Über der Wiese schwebend Op.88
Introduction written by Flint Juventino Beppe
For a short moment in time, we gain insight into some of the mysteries of the earth.
14 flutes are floating on a glass floor, suspended over a lush field. The flutes take on the voices of the field through the glass, and transmit the secrets of this hitherto undisclosed world, into the language of music.
The glass floor works as a window on nature. It is also a magnifying glass that lets us see three different worlds of existence: the surface of the field, the soil beneath the surface, and deep inside the ground of the field. All three worlds carry different life forms.
First, the flutes carry the voices of the field's colorful surface, and we are able hear the living creatures communicating with each other. Then, the glass floor lets us see deeper into the field. The flutes convey the life and communication between living organisms in the soil. Finally, and very deep into the earth, the glass floor reveals a final secret: a large valley that delivers all life. Here, «The Melody of Existence» keeps everything living carefully connected.
According to Beppe, this tone poem is not about imitating the sounds of nature, but rather; it tells a fictional story of what secrets a field may carry. The title and additional information is only meant to give the listener some clues about the composer's central idea.
When conductor Rune Bergmann asked Beppe to write a symphony themed "the Sea" for the Fjord Cadenza 2019 festival, Beppe saw an immediate connection between two of his earlier works, Über der Wiese schwebend Op.88 for flute choir (which unfolds in a lush mountain field) and Inner Seas Op.16 (which unfolds inside the brain). With quotes from these works, the journey from land to sea continues in Symphony No.1 «Operientes Mare» Op.89 – and a shimmering field of tension between these elements is painted in the four movements of Symphony No.1 'Operientes Mare' Op.89 — TOWARDS THE SEA, THE GIANT GLOBULE, BELOW THE WAVES and THE NETHER SUN.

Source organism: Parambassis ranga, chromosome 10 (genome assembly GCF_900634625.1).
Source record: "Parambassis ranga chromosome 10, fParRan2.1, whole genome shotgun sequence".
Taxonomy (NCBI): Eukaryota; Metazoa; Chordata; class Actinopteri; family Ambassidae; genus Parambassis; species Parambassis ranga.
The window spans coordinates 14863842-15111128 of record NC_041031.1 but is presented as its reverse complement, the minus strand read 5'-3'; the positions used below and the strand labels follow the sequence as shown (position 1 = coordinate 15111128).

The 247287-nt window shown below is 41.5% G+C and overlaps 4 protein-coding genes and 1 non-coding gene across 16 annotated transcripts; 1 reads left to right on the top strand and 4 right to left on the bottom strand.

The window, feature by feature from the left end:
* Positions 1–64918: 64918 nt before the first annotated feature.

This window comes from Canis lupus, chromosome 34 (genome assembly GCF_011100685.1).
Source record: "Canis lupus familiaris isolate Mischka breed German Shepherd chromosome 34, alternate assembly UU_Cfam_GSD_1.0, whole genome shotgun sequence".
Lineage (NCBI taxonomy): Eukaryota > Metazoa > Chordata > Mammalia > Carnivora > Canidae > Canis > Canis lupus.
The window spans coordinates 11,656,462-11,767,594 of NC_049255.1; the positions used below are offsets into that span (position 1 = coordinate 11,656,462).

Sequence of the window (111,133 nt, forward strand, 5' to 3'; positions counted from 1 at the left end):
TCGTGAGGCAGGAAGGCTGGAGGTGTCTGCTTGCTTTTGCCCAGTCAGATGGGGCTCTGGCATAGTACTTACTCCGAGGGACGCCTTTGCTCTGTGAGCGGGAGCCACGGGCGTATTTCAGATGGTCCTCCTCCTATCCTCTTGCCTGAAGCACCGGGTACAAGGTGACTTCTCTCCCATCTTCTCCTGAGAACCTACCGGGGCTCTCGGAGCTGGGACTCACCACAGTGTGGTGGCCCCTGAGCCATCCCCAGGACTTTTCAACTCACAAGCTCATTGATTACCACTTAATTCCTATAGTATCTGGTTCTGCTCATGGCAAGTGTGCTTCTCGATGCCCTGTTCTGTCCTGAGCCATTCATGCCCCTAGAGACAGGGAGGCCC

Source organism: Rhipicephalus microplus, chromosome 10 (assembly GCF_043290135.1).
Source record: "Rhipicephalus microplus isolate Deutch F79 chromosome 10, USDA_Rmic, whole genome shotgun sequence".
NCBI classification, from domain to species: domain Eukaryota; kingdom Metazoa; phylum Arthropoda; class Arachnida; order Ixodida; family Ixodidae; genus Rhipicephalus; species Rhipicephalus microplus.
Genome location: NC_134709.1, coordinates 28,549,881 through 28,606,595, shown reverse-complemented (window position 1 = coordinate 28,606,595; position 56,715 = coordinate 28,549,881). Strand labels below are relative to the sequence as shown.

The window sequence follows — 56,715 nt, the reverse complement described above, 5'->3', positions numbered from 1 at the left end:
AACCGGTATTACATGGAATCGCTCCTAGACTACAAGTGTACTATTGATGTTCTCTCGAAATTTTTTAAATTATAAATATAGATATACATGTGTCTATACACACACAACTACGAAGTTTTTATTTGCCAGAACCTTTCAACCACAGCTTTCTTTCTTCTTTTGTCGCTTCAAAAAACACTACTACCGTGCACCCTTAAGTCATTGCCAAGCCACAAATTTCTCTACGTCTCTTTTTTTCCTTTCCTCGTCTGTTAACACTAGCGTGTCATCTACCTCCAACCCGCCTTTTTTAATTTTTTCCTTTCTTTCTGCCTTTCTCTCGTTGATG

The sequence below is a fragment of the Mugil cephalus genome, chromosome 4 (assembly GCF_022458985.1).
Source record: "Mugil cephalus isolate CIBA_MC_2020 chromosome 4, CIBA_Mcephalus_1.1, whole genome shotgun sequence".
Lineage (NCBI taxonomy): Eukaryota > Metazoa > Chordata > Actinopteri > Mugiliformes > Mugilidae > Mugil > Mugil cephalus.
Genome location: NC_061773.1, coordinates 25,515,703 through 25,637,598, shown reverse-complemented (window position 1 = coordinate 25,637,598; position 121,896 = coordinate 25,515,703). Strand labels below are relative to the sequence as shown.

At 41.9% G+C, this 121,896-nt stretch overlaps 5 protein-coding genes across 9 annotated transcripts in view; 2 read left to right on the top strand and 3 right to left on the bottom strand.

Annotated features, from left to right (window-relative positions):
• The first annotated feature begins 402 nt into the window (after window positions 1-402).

NB! The attached audio is a live version (excerpt only) of the work, performed by Die 14 Berliner Flötisten, available with kind permission. Copying strictly forbidden.
Flute Mystery Op.66
Alto Flute, Harp and String Orchestra (Op.66a)
C Flute, Harp and String Orchestra (Op.66b)
Piano reduction (Op.66c)
Dedicated to — and premiered by — Sir James Galway
Aside from being the album title of the Grammy-nominated album FLUTE MYSTERY, Flute Mystery Op.66 is a symphonic poem for flute, harp and orchestra. Op.66 comes in a version for Alto Flute (Op.66a), C Flute (Op.66b) and Piano Reduction (Op.66c).
It is a melodic anchored composition; on the surface appealing and relaxing, but at the same time dynamic, complex and with many hidden layers.
The composition is dedicated to the flautist Sir James Galway, and the original version for Alto Flute had its world premiere at the Kennedy Center, Washington D.C., in 2006 by Galway and National Symphony Orchestra, conducted by Leonard Slatkin.
The C Flute version was first performed at St. John's Smith Square, London, in 2009 by Emily Beynon (flute), Catherine Beynon (harp) and Philharmonia Orchestra, conducted by Vladimir Ashkenazy: The C Flute version is also available on the album FLUTE MYSTERY (2L), performed by the same artists.
Sir James Galway, Flint Juventino Beppe and Leonard Slatkin, after the
world premiere of Flute Mystery Op.66a (Washington D.C., 2006).
Beppe writes music of a spare beauty. The 15-minute, one-movement piece merges cool restraint and rhythmic exactitude. Galway, to whom Beppe dedicated the score, played his languid lines with sympathy and dark polish.
Washington Post, October 6, 2006
Performances on October 5, 6 and 7, 2006 in The Kennedy Center, Washington D.C. by Sir James Galway and National Symphony Orchestra, conducted by Leonard Slatkin.
FLUTE MYSTERY was nominated for a Grammy 2010 in the category Best Surround Sound Album
Catherine Beynon, Emily Beynon, Vladimir Ashkenazy and Emily Beynon. Photos: Keith Saunders.